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9.24.2012

SHOCK AND PAUSE



There are a few folks in life that have strange and uncomfortable, if not inappropriate, social behaviors.  I'm not quite sure why those behaviors manifest themselves or why we are caught so off guard by their behaviors that we are paralyzed in reacting.

My husband and several co-workers were at a public event recently where he saw a 15-16 year old boy and girl who appeared to be boyfriend and girlfriend.  This was a school sponsored high school football game.  It was a rainy cool night and she wore a white t-shirt which highlighted her overly large breasts and chunkiness.  This, at age 16 to a boy, is like candy to child!  The young man proceeded to grab her breasts as she giggled in public.  They didn't hide the behavior in front of the adults.  My husband and co-workers, who were sponsoring a tailgate tent at the football game, were so stunned they watched in horror.  They discussed what to do while being  shocked and appalled by their behavior.  About the time the shock of what they were seeing wore off and they went to talk to them, the sexually inappropriate teenagers disappeared. 

There was a man in one of the churches my first husband pastored that habitually stared at women's chests as he talked to them.  He did not look them in the eye, but very obviously stared in the breast region.  Now, if he was talking to me it could have been that his staring at my chest was like trying to find Waldo in a picture - where are her breasts!  Other women in the church shared with me that he did the same thing to them during conversation with him.  We all laughed and wondered why none of us said, "Hey, James!  Eyes up here!!"  But in the moment, it always caught us off guard.

Once years ago I was in a dressing room trying on clothes.  Totally undressed I felt an odd feeling and looked down to see a man laying on the floor in the room next to me watching me.  I was so shocked and felt so violated that I yelled at him.  It startled him and he ran.  By the time I could get my clothes on and exit the dressing room he was gone.   What I should have done was kick him in the face as hard as I could.  Shock causes a delay as your mind tries to process what has just happened.  Telling the store management what had happened did me absolutely no good other than finding out this had happened before to other women.  They had been unsuccessful in catching the repeat perpetrator.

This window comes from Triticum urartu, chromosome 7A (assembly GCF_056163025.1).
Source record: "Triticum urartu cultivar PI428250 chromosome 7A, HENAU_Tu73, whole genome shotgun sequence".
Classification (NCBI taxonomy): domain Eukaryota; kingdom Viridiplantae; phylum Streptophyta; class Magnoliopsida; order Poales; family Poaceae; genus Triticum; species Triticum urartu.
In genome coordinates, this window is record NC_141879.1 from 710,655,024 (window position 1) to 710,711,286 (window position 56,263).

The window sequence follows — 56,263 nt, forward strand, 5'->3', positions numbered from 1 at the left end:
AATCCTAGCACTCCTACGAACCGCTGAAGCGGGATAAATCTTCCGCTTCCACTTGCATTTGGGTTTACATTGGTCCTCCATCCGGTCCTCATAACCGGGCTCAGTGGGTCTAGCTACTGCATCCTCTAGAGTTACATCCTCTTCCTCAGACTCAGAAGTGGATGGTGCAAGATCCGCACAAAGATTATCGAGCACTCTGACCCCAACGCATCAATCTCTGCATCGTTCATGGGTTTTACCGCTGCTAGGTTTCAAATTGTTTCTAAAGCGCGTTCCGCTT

At another congregation we served was a former rodeo rider.  He was a charismatic, warm and touchy feelie sort of man.  He hugged everyone, but especially the ladies!  His hugs though usually involved his arm around your rib cage where it felt like he was seeing how much body fat you carried.  Again, the women in the church compared notes and all hated when he hugged them feeling as if he were checking out the fat percentage of the female population within the church.  Why non of us said anything like, ""Don, are you seeing if you can pinch an inch of fat around my middle by putting your hand there?"   It always caught me off guard which caused a delay in my reaction.

I was once hugged by a salesman while alone in my office.  His hug was highly inappropriate, way too hard and far too long. As I struggled to get away, he moved his face very close to mine and stopped there,  just staring at me.  I knew what was coming next and pushed hard to get away.  Panic rose in me, followed by anger and rage.  I should have reacted with actions and harsh words, but was paralyzed by fear and panic.  I just wanted him to leave.  My husband and employer both filed a complaint against the salesman with his employer.  Sexual harassment cases though are seldom a win for the victim!  It was then that I realized that when those moments happen in my life, I need to put emotions and paralysis aside and simply REACT! 

That is no doubt why people do not pursue formal legal action in sexual harassment, rape, or assault situations - paralysis.  And, if you do pursue some sort of legal action there is no guarantee for repudiation or undoing the creepy or panicked state you experienced. 

My employer's corporate office called me to let me know what steps they had taken and the results that came from them, which amounted to nothing!  They asked if there was anything they could do for me (I appreciated the concern).  Shock from the encounter had turned to anger and I said, "Well, next time I will not file a complaint, but merely react which would have gotten me more satisfaction and results than simply logging a complaint has garnered." 

There are times we need to think through things and not react.  Sexual inappropriateness in social or work settings is not a time to think or allow awkwardness to make us fearful, panicked or paralyzed.  Those are situations where our gut reaction to react is spot on.  We need to push through the myriad of emotions and panic and do something right then! 

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